Submission Date

4-23-2015

Document Type

Paper

Department

Business & Economics

Second Department

Mathematics

Adviser

Jennifer VanGilder

Second Adviser

Nicholas Scoville

Committee Member

Jennifer VanGilder

Committee Member

Nicholas Scoville

Committee Member

Paul Stern

Department Chair

Jennifer VanGilder

Department Chair

April Kontostathis

External Reviewer

John Robst

Distinguished Honors

This paper has met the requirements for Distinguished Honors

Project Description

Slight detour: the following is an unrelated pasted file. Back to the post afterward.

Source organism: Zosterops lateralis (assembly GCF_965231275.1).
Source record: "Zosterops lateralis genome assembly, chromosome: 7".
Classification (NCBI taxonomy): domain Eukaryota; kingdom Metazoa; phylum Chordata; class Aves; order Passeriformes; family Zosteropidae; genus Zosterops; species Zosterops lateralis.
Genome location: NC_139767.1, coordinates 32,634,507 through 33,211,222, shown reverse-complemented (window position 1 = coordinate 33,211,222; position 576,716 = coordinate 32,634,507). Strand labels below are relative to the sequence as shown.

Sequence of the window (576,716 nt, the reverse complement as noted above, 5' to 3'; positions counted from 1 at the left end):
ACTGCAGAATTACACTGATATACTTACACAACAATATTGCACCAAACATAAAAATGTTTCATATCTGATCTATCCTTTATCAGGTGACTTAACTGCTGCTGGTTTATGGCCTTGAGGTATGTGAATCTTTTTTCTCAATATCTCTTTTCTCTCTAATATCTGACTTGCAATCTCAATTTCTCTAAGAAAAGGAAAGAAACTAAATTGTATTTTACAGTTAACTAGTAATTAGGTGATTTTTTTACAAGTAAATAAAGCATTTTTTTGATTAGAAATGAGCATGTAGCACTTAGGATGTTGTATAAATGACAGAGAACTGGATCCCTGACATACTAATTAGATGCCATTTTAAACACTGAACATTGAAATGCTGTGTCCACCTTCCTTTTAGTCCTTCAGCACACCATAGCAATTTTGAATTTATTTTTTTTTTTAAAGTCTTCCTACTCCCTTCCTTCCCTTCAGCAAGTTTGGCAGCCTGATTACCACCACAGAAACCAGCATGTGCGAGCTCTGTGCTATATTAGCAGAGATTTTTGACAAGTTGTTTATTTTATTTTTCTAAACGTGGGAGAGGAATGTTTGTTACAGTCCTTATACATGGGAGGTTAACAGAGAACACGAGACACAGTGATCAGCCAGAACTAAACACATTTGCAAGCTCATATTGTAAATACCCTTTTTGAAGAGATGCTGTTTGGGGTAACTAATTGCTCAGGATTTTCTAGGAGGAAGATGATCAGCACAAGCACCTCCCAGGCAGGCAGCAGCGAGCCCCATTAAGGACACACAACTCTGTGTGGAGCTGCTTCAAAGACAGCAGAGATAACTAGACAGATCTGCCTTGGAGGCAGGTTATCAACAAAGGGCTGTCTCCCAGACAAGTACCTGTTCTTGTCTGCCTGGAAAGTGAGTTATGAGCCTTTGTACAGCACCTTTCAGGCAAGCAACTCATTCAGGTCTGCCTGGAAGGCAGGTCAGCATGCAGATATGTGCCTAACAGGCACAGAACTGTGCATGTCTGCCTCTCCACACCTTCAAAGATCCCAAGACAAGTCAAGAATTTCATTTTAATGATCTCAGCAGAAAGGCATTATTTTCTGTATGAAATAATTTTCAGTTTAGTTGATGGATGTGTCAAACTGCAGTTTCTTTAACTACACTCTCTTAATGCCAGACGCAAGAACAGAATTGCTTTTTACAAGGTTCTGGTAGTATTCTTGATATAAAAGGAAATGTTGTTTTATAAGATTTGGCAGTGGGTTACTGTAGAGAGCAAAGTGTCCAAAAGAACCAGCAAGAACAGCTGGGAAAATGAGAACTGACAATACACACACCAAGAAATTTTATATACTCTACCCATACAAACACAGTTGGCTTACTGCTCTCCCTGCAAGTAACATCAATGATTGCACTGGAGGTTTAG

Producing more graduates in Science, Technology, Engineering, and Mathematics (STEM), as well as ensuring students complete college in a timely manner are both areas of national public policy interest. In order to improve these two outcomes, it is imperative to understand what factors lead undergraduate students to persist in, and ultimately graduate with STEM degrees. This paper uses data from the Beginning Postsecondary Students Longitudinal Study, provided by The National Center of Education Statistics, to model the time to baccalaureate degree among STEM majors using a Cox proportional hazard model.